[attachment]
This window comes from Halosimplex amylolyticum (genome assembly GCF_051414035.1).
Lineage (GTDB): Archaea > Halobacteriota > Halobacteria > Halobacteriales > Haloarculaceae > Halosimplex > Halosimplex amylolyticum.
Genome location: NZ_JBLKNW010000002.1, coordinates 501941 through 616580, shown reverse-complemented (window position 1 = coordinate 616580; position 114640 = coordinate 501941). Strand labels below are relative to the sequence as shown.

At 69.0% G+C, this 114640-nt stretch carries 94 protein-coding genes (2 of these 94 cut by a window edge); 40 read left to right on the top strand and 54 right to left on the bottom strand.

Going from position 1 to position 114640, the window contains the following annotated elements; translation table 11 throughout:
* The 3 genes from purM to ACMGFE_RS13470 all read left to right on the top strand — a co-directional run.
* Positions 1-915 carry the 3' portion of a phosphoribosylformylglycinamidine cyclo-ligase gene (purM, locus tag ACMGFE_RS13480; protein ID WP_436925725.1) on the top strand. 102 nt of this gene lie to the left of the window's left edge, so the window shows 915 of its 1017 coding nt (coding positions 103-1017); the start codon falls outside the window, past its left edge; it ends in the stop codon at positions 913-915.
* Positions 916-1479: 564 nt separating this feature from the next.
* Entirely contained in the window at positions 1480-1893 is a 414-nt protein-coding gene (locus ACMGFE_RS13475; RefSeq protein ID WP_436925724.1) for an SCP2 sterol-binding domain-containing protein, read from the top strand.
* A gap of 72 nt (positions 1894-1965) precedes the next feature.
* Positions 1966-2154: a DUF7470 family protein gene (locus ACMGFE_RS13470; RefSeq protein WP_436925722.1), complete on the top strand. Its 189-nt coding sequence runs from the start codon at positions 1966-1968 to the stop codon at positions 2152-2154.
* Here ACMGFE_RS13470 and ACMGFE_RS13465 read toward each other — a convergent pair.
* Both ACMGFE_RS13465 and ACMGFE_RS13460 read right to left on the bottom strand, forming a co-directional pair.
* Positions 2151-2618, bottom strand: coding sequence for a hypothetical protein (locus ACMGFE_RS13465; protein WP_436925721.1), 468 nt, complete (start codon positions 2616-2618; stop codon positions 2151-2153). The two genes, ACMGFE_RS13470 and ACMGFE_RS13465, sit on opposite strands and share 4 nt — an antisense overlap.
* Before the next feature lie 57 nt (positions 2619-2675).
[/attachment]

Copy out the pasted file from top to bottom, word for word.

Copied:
This window comes from Halosimplex amylolyticum (genome assembly GCF_051414035.1).
Lineage (GTDB): Archaea > Halobacteriota > Halobacteria > Halobacteriales > Haloarculaceae > Halosimplex > Halosimplex amylolyticum.
Genome location: NZ_JBLKNW010000002.1, coordinates 501941 through 616580, shown reverse-complemented (window position 1 = coordinate 616580; position 114640 = coordinate 501941). Strand labels below are relative to the sequence as shown.

At 69.0% G+C, this 114640-nt stretch carries 94 protein-coding genes (2 of these 94 cut by a window edge); 40 read left to right on the top strand and 54 right to left on the bottom strand.

Going from position 1 to position 114640, the window contains the following annotated elements; translation table 11 throughout:
* The 3 genes from purM to ACMGFE_RS13470 all read left to right on the top strand — a co-directional run.
* Positions 1-915 carry the 3' portion of a phosphoribosylformylglycinamidine cyclo-ligase gene (purM, locus tag ACMGFE_RS13480; protein ID WP_436925725.1) on the top strand. 102 nt of this gene lie to the left of the window's left edge, so the window shows 915 of its 1017 coding nt (coding positions 103-1017); the start codon falls outside the window, past its left edge; it ends in the stop codon at positions 913-915.
* Positions 916-1479: 564 nt separating this feature from the next.
* Entirely contained in the window at positions 1480-1893 is a 414-nt protein-coding gene (locus ACMGFE_RS13475; RefSeq protein ID WP_436925724.1) for an SCP2 sterol-binding domain-containing protein, read from the top strand.
* A gap of 72 nt (positions 1894-1965) precedes the next feature.
* Positions 1966-2154: a DUF7470 family protein gene (locus ACMGFE_RS13470; RefSeq protein WP_436925722.1), complete on the top strand. Its 189-nt coding sequence runs from the start codon at positions 1966-1968 to the stop codon at positions 2152-2154.
* Here ACMGFE_RS13470 and ACMGFE_RS13465 read toward each other — a convergent pair.
* Both ACMGFE_RS13465 and ACMGFE_RS13460 read right to left on the bottom strand, forming a co-directional pair.
* Positions 2151-2618, bottom strand: coding sequence for a hypothetical protein (locus ACMGFE_RS13465; protein WP_436925721.1), 468 nt, complete (start codon positions 2616-2618; stop codon positions 2151-2153). The two genes, ACMGFE_RS13470 and ACMGFE_RS13465, sit on opposite strands and share 4 nt — an antisense overlap.
* Before the next feature lie 57 nt (positions 2619-2675).